Banking Collapse and Restructuring in Indonesia, 1997-2001
AbstractMost of Indonesia's banking system collapsed during the 1997-98 financial and economic crisis. We estimate that the net cost to taxpayers of the government's blanket guarantee of banks' liabilities, issued in February 1998, is about 40 per cent of annual GDP. Large banks fared worse in the crisis than small ones and state banks fared worse than private ones. Despite this, and despite the fact that bank capital turned out to have been inadequate, the government reduced the capital requirements for all banks, transferred the assets of closed banks, together with the lowest quality loans of those that were recapitalized, to a state-owned holding company, and thus excluded the private sector from participating in the process of liquidating these assets. The government offered to recapitalize several banks jointly with the private sector, but participation was restricted to the former owners, and even they could only participate on very unfavorable terms. As a result, too many banks were closed, too many nationalized and several were unnecessarily merged. We propose a more market oriented approach that would have strengthened banks by raising capital requirements and also minimized fiscal costs by auctioning those that failed to meet these requirements. In the case of insolvent banks, bidders should have been invited to submit tenders for taking over both their assets and liabilities. In all cases, bidders should have been able to choose between liquidating banks and keeping them operational, after injecting enough cash to meet the new capital adequacy requirements.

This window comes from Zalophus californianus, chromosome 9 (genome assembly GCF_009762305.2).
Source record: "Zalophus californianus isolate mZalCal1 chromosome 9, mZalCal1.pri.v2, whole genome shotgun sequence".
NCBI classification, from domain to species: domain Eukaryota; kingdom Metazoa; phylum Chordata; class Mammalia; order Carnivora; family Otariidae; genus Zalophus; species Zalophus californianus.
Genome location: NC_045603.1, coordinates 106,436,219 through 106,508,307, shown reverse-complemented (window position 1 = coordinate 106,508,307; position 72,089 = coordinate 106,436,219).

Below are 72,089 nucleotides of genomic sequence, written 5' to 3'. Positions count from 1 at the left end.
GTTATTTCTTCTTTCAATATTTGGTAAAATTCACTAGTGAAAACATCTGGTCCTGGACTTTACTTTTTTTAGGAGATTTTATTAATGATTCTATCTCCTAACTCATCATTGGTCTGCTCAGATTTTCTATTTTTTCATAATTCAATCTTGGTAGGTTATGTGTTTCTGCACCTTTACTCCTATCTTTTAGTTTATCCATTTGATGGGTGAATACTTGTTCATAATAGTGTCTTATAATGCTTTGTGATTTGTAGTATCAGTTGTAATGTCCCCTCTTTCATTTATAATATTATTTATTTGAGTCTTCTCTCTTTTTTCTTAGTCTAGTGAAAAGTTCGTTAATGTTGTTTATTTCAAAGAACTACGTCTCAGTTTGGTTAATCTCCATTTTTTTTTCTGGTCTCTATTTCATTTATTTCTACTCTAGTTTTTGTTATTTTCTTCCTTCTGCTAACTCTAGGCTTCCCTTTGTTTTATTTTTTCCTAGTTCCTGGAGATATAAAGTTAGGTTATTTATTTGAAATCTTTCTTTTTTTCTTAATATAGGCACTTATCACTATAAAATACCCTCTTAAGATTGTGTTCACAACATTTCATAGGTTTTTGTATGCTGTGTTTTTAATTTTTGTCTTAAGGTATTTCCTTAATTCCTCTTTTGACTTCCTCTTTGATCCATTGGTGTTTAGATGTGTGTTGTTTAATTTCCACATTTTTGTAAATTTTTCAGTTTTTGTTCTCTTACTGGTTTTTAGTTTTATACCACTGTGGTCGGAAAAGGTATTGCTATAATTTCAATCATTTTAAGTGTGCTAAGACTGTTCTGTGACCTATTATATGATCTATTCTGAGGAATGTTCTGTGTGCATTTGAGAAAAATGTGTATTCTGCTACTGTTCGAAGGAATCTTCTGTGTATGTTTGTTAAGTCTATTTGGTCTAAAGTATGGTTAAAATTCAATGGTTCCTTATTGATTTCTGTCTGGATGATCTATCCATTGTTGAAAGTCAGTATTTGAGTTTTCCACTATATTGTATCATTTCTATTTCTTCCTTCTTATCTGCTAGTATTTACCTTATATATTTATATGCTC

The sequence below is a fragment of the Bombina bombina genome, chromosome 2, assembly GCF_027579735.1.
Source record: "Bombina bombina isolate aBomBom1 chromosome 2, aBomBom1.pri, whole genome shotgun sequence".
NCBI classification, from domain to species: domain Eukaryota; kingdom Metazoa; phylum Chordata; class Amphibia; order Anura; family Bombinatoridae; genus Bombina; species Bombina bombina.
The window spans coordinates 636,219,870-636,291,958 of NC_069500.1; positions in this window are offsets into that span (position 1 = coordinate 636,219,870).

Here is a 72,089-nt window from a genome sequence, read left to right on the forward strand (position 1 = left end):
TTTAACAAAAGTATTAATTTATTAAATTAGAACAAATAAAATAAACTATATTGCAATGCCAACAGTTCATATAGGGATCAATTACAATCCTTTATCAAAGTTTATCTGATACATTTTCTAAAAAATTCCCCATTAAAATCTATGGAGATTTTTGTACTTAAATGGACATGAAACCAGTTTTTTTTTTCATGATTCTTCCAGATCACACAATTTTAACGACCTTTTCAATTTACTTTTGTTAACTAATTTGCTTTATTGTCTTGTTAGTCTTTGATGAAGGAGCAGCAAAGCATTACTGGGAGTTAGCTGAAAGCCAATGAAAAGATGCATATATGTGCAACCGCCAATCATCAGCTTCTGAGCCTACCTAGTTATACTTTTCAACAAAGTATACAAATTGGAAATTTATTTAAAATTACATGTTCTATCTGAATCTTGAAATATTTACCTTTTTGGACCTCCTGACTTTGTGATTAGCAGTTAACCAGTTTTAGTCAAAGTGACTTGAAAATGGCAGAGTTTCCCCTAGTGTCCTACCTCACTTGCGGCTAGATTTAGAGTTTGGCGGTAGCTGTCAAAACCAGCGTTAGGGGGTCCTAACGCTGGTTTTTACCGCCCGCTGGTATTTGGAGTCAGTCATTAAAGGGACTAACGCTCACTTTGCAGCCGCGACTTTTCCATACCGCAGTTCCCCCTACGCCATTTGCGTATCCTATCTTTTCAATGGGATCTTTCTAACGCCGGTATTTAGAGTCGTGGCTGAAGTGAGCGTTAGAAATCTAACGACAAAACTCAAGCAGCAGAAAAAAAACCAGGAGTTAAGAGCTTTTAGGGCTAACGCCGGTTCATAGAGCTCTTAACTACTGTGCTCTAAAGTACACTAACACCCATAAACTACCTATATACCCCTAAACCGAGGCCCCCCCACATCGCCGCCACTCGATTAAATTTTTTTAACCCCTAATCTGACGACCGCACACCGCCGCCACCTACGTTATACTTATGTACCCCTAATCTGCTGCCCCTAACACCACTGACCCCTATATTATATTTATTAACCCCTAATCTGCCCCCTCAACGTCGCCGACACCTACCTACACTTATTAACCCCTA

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Bibliographic InfoPaper provided by The Australian National University, Arndt-Corden Department of Economics in its series Departmental Working Papers with number 2001-10.
Date of creation: 2001
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banking crisis; bank restructuring; capital adequacy; Indonesia; moral hazard; prudential regulation;
Other versions of this item:
- George Fane & Ross H.McLeod, 2002. "Banking Collapse and Restructuring in Indonesia, 1997-2001," Cato Journal, Cato Journal, Cato Institute, vol. 22(2), pages 277-295, Fall.
- R00 - Urban, Rural, Regional, Real Estate, and Transportation Economics - - General - - - General
- Z0 - Other Special Topics - - General
This paper has been announced in the following NEP Reports:
- NEP-ALL-2003-11-09 (All new papers)
- NEP-RMG-2003-11-09 (Risk Management)
- NEP-SEA-2003-11-09 (South East Asia)
Please report citation or reference errors to , or , if you are the registered author of the cited work, log in to your RePEc Author Service profile, click on "citations" and make appropriate adjustments.:
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